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Domestic Employees (B1 visas)
 

Personal or domestic servants who are accompanying or following to join an employer in the United States are eligible for B-1 visas. This category of persons includes, but is not limited to, cooks, chauffeurs, domestic employees, valets, nannies, au pairs, gardeners, and paid companions.

Accompanying a Nonimmigrant Visa Holder 

Personal or domestic servants who are accompanying or following to join an employer who seeks admission into, or who is already in, the United States in B, E, F, H, I, J, L, M, O, P, Q, or R nonimmigrant status may be eligible for the B-1 visa classification provided:

  1. The employee has been employed outside the United States by the employer for at least one year prior to the date of the employer's admission to the United States
  2. The employee has a residence abroad which he or she has no intention of abandoning

Accompanying an American Citizen 

Personal or domestic servants who are accompanying or following to join their United States citizen employer in the United States may be eligible for the B-1 visa classification if:

  1. The American Citizen ordinarily resides outside the United States and is traveling to the United States temporarily
  2. If the American Citizen’s employer is subject to frequent international transfers lasting two years or more and who, as a condition of employment, is going to reside in the United States for a stay not to exceed four years

It is not possible to qualify for a B-1 visa if the United States citizen will reside permanently in the United States, even if the individual concerned has previously been in the United States citizen's employ abroad.In addition,

  1. The employer-employee relationship must have existed for at least six months prior to the employer's admission to the United States or, alternatively, that the employer has regularly employed a domestic servant in the same capacity while abroad;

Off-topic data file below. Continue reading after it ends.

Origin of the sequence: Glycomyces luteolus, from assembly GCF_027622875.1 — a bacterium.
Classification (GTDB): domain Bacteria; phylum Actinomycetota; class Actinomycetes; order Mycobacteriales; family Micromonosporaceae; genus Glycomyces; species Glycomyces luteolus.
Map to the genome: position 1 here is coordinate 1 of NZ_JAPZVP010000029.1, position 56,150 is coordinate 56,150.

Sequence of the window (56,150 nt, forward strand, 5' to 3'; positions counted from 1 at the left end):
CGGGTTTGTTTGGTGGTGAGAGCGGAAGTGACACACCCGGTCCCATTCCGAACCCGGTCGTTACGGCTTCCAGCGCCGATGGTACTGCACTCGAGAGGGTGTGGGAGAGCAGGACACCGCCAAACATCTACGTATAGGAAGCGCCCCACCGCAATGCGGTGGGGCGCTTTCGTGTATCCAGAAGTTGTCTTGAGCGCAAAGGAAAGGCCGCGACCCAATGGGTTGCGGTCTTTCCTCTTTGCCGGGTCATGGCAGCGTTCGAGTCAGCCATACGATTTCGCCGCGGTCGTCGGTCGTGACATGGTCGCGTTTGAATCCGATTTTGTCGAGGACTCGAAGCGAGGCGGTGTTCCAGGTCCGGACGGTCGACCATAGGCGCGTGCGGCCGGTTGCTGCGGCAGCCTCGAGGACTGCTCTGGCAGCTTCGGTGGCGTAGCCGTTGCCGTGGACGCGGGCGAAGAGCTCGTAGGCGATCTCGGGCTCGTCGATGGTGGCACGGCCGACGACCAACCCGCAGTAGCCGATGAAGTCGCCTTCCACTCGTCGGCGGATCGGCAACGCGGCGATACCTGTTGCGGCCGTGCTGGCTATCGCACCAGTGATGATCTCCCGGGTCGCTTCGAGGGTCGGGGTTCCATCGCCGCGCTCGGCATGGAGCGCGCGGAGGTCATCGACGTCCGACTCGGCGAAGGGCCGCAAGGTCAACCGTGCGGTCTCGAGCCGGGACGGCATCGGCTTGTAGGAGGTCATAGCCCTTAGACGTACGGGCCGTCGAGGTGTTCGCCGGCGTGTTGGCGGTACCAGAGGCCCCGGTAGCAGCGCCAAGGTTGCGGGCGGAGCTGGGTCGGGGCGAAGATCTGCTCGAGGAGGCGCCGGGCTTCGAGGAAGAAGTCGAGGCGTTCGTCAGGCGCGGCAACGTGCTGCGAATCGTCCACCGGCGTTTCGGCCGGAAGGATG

2. The employee has had at least one year experiences as a personal or domestic servant by producing statements from previous employers attesting to such experience;
  3. The employer will be the only provider of employment, and will provide the employee free room and board and round trip airfare as indicated under the terms of the employment contract. 

 Required Documentation:

  1. Valid Passport
  2. The DS-160 application form confirmation page
  3. Original Bank Receipt for Application Fee
  4. The Employer’s valid visa (copy not permitted) or the Employer’s U.S. valid passport (copy not permitted
  5. A contract signed and dated by both employer and employee that at a minimum must include the following:
  • a guarantee that the employee will be compensated at the minimum or prevailing wage, whichever is greater;
  • provided with free room and board;
  • The employer will be the only provider of employment to the employee. 
  • In addition, if working for a U.S. citizen the contract must:
  • reflect any other benefits normally required for U.S. domestic workers in the area of employment; and
  • The employer will give at least two weeks notice of his or her intent to terminate the employment, and the employee need not give more than two weeks notice of intent to leave the employment.

Optional Documentation:

Optional documentation can vary depending on the applicant’s personal situation. The following are mere suggestions that may help the officer to assess your intentions to return to Mexico and is not an exhaustive list of what applicants should present to their interview.

  1. Passports containing all previous U.S. visas, even if expired
  2. Birth certificate (original or certified copy)
  3. Voter Registration Card (IFE) if 18 or over

Want to apply for a U.S. visa?  Check on How to Apply.